When tasting Indian food, you can immediately tell there’s something unique about it, regardless of your culinary expertise. It somehow has the ability to be powerful yet satisfying, potent yet fulfilling, and different yet wonderful.

Have you ever wondered what makes Indian cuisine so uniquely powerful and tasty? Science has you covered. Researchers at the Indian Institute of Technology in Jodhpur have been hard at work and recently answered this question.

Photo by Eunice Choi

The answer lies in the strategic use of spices.Their study involved the meta analysis of 2,543 recipes from TarlaDalal, a large, online inventory of original Indian recipes.

From there, they divided the cuisines into different sub-cuisines, then further divided those into 15 different ingredient subcategories of the 194 ingredients included.


Photo courtesy of stu_spivack

The study goes on to explain the positive food pairing hypothesis, which states that “ingredients sharing flavor compounds are more likely to taste well together than ingredients that do not.”

This culinary idea is perpetuated in North American, Western European and Latin American cuisine, but not so much in Southern European and East Asian cuisine, according to the study.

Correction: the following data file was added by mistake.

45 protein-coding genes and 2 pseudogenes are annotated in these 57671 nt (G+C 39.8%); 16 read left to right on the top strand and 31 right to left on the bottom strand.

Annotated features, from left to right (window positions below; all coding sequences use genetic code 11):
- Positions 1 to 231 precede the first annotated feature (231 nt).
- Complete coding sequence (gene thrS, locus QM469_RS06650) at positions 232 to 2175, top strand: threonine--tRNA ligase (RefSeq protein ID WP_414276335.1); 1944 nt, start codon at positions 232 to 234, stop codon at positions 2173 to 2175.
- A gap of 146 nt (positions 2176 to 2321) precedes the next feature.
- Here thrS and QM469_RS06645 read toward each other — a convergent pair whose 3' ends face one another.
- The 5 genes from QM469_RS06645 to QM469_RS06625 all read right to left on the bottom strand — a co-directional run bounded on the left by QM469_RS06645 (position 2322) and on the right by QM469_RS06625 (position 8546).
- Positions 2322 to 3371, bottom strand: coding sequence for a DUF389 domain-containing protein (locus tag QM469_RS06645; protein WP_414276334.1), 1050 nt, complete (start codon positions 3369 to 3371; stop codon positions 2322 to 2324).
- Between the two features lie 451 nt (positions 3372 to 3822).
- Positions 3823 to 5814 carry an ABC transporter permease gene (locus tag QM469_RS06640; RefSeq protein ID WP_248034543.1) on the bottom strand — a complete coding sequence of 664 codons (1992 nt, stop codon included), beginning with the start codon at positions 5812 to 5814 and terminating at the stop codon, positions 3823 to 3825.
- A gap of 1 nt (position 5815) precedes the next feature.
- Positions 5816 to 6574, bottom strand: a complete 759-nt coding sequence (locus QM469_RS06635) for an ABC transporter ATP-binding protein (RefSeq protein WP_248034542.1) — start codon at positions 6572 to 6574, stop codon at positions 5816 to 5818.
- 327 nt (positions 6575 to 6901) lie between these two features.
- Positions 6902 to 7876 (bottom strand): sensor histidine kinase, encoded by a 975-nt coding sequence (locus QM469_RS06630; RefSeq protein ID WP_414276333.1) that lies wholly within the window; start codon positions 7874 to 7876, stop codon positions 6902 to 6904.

Photo by Eunice Choi

So Indian cuisine has an atypical pattern of food pairing, referred to as negative food pairing. This means that, in Indian cuisine, the more similar two ingredients are, the less likely they’ll be used in the same dish.

That’s why you’ll get hints of sweet and spicy in typical Indian food, rather than the sweet and more sweet or hot and spicy dishes that Americans tend to gravitate towards.

To no one’s surprise, this is mainly achieved by their strategic use of spices rather than other ingredients like meats or vegetables. Of the top 10 foods in Indian cuisine that were found to contribute to negative food pairing, 9 were spices, including cinnamon, cayenne, green bell pepper, garam masala and more.

Photo by Sol Lee

This negative food pairing is much more apparent in Indian cuisine than other cultures’ cuisine, making it unique to this type of food. This type of cooking derives from the culture’s use of spices for their medicinal benefits.

Over time, they incorporated as many spices as possible to their staple meals to reap all the health benefits they could. Using multiple spices in Indian dishes for health purposes has made Indian cuisine into what it is today.


Photo courtesy of Sharada Prasad

With all that being said, go find a plate of tandoori chicken, chutney or curry, now that you’re educated on why you’re going to enjoy it so much.

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